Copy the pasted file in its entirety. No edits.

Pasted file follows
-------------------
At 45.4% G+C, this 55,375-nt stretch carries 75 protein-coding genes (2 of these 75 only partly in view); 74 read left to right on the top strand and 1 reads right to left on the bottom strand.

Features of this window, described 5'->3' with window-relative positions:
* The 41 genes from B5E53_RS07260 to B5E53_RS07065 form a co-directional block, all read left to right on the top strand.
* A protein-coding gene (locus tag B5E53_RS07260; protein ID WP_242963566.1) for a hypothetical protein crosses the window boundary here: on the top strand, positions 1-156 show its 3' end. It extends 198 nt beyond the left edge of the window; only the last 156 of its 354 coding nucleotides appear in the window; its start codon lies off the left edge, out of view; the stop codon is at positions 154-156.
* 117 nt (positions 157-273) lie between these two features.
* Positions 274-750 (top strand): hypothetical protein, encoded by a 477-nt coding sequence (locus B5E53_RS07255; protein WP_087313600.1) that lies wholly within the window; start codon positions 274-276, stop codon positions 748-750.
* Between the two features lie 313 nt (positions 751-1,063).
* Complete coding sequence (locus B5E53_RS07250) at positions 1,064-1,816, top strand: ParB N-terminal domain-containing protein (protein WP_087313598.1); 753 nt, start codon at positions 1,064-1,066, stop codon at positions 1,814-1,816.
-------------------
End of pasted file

At 45.4% G+C, this 55,375-nt stretch carries 75 protein-coding genes (2 of these 75 only partly in view); 74 read left to right on the top strand and 1 reads right to left on the bottom strand.

Features of this window, described 5'->3' with window-relative positions:
* The 41 genes from B5E53_RS07260 to B5E53_RS07065 form a co-directional block, all read left to right on the top strand.
* A protein-coding gene (locus tag B5E53_RS07260; protein ID WP_242963566.1) for a hypothetical protein crosses the window boundary here: on the top strand, positions 1-156 show its 3' end. It extends 198 nt beyond the left edge of the window; only the last 156 of its 354 coding nucleotides appear in the window; its start codon lies off the left edge, out of view; the stop codon is at positions 154-156.
* 117 nt (positions 157-273) lie between these two features.
* Positions 274-750 (top strand): hypothetical protein, encoded by a 477-nt coding sequence (locus B5E53_RS07255; protein WP_087313600.1) that lies wholly within the window; start codon positions 274-276, stop codon positions 748-750.
* Between the two features lie 313 nt (positions 751-1,063).
* Complete coding sequence (locus B5E53_RS07250) at positions 1,064-1,816, top strand: ParB N-terminal domain-containing protein (protein WP_087313598.1); 753 nt, start codon at positions 1,064-1,066, stop codon at positions 1,814-1,816.